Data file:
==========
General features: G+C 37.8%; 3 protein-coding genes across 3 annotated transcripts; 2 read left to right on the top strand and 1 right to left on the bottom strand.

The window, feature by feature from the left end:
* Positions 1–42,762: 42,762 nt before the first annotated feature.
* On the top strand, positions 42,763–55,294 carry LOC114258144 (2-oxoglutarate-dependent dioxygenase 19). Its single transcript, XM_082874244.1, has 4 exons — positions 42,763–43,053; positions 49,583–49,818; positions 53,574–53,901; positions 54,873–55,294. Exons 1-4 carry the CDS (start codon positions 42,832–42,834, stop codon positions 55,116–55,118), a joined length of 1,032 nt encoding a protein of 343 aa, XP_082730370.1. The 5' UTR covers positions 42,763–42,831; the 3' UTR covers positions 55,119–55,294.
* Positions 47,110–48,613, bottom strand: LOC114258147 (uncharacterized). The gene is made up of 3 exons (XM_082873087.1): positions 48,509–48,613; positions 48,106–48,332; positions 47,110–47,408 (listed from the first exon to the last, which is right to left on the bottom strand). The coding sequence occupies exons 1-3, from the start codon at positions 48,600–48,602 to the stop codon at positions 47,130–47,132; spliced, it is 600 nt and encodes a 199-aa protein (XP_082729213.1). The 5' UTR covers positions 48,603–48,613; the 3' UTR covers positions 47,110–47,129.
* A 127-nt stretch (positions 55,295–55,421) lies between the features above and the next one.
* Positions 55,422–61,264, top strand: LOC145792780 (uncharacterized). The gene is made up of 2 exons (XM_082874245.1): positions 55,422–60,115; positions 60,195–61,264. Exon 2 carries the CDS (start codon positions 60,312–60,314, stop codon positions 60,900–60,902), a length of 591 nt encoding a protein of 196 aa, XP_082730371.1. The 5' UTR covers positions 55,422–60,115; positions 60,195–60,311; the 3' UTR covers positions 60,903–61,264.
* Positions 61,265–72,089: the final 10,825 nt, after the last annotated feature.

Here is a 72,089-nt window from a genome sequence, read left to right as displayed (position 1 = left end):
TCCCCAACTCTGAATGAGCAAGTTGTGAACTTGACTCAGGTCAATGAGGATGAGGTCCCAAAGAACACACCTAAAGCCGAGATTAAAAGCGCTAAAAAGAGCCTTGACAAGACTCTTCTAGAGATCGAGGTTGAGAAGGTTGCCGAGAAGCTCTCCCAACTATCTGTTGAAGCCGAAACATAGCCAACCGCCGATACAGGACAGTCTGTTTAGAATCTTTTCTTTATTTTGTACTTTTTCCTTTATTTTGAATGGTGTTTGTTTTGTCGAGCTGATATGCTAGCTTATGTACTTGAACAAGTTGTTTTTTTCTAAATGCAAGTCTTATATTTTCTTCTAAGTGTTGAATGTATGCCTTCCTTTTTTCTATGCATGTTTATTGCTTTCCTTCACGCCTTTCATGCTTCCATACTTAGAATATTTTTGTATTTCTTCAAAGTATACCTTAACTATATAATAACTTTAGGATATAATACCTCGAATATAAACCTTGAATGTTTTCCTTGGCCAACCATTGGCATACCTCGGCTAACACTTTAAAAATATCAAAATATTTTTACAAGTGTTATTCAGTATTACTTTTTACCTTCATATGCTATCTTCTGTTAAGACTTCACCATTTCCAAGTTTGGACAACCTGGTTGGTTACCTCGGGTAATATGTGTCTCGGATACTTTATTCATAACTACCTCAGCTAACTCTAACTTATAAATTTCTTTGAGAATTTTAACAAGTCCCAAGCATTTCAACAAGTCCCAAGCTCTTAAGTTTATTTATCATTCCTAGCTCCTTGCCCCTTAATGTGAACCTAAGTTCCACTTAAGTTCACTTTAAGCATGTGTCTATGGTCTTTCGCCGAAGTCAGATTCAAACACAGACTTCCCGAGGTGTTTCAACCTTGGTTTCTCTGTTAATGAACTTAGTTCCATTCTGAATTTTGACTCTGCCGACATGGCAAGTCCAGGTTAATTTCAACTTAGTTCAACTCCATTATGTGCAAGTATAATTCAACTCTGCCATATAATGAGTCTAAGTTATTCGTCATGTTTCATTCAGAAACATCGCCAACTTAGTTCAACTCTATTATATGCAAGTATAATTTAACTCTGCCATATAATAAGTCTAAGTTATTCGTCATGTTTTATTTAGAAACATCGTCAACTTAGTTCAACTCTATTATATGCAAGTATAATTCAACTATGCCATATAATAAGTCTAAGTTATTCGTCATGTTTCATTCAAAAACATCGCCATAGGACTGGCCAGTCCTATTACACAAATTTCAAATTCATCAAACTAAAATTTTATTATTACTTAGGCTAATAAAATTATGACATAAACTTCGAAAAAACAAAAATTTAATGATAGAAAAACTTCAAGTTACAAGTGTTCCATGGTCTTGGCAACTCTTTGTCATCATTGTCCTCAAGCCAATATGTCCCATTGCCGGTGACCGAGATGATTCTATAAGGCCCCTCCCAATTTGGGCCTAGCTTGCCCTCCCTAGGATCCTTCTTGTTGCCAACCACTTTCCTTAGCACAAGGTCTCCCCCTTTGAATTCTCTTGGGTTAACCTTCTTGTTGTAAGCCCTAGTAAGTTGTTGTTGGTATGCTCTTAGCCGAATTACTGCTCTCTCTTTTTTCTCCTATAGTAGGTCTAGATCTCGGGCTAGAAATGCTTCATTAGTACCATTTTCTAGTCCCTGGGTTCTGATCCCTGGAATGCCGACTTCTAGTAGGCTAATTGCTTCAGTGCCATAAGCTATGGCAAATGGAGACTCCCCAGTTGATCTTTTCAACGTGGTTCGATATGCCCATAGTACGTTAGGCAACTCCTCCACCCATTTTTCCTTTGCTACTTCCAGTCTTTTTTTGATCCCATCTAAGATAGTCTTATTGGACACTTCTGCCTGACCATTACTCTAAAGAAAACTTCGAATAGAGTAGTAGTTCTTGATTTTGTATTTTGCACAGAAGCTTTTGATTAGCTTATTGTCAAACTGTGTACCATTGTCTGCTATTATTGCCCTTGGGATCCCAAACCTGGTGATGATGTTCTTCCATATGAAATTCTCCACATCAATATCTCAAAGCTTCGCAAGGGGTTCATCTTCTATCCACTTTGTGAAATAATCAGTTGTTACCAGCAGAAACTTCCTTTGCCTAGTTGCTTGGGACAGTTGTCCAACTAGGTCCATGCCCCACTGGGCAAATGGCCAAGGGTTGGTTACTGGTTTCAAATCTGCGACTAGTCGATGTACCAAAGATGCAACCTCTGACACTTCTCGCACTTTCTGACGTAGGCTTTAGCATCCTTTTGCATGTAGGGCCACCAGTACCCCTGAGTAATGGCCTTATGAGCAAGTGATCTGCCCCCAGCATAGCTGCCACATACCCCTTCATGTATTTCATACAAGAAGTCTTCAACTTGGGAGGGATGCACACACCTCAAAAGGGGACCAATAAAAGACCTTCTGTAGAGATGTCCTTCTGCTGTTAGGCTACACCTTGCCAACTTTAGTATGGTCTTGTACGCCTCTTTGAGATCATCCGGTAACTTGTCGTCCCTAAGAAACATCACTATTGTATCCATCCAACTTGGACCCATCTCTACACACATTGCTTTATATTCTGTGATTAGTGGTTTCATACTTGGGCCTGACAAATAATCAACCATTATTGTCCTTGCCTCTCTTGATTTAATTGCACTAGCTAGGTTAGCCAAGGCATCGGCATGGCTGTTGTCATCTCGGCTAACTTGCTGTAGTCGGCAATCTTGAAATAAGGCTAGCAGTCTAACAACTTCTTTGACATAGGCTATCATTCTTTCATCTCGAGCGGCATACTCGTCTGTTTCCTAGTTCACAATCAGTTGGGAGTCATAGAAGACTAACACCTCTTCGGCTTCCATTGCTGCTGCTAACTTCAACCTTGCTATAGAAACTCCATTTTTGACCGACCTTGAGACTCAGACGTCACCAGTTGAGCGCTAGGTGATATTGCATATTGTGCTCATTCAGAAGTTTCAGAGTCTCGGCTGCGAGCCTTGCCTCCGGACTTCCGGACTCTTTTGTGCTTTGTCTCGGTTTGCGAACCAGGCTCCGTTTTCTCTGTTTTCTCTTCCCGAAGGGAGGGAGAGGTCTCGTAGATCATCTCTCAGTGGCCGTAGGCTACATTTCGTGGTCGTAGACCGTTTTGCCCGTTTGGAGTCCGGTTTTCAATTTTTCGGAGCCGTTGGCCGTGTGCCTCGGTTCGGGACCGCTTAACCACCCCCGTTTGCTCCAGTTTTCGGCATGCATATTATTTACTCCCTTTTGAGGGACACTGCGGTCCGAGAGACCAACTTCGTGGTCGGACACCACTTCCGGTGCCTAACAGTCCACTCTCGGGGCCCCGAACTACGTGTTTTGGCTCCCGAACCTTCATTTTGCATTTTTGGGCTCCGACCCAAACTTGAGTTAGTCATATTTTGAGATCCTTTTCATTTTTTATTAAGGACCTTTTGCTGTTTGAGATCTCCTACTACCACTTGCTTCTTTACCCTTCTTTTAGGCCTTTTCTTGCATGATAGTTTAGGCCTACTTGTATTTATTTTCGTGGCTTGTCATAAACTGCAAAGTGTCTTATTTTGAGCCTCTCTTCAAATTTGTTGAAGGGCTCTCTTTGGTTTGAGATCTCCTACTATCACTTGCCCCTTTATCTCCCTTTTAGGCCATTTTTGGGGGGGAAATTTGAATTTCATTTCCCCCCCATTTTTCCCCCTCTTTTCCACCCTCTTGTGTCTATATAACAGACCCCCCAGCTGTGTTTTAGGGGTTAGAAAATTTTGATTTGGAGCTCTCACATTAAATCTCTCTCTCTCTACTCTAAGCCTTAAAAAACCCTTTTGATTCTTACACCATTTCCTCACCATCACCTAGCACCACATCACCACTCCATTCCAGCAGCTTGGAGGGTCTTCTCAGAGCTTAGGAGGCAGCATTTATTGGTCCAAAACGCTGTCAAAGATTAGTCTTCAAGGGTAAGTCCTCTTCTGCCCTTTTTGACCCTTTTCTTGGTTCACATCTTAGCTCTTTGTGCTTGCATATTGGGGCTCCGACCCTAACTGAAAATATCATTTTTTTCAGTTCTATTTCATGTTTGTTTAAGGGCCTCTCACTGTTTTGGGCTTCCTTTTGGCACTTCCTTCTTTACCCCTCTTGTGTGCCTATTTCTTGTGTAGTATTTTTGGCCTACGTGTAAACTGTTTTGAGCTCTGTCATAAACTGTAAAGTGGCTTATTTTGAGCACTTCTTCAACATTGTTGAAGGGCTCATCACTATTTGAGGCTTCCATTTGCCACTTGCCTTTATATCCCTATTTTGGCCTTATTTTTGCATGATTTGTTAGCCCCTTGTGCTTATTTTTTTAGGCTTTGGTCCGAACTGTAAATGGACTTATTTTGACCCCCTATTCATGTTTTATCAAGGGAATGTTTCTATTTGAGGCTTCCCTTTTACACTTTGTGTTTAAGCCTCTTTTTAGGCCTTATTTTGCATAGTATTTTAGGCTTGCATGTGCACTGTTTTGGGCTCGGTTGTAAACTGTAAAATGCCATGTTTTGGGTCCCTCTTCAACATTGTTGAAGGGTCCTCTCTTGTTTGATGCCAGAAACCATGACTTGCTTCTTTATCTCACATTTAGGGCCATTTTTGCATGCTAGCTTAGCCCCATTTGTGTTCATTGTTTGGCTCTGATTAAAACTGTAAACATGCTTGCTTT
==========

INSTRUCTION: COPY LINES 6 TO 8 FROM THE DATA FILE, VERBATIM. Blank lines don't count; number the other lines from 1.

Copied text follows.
* A 127-nt stretch (positions 55,295–55,421) lies between the features above and the next one.
* Positions 55,422–61,264, top strand: LOC145792780 (uncharacterized). The gene is made up of 2 exons (XM_082874245.1): positions 55,422–60,115; positions 60,195–61,264. Exon 2 carries the CDS (start codon positions 60,312–60,314, stop codon positions 60,900–60,902), a length of 591 nt encoding a protein of 196 aa, XP_082730371.1. The 5' UTR covers positions 55,422–60,115; positions 60,195–60,311; the 3' UTR covers positions 60,903–61,264.
* Positions 61,265–72,089: the final 10,825 nt, after the last annotated feature.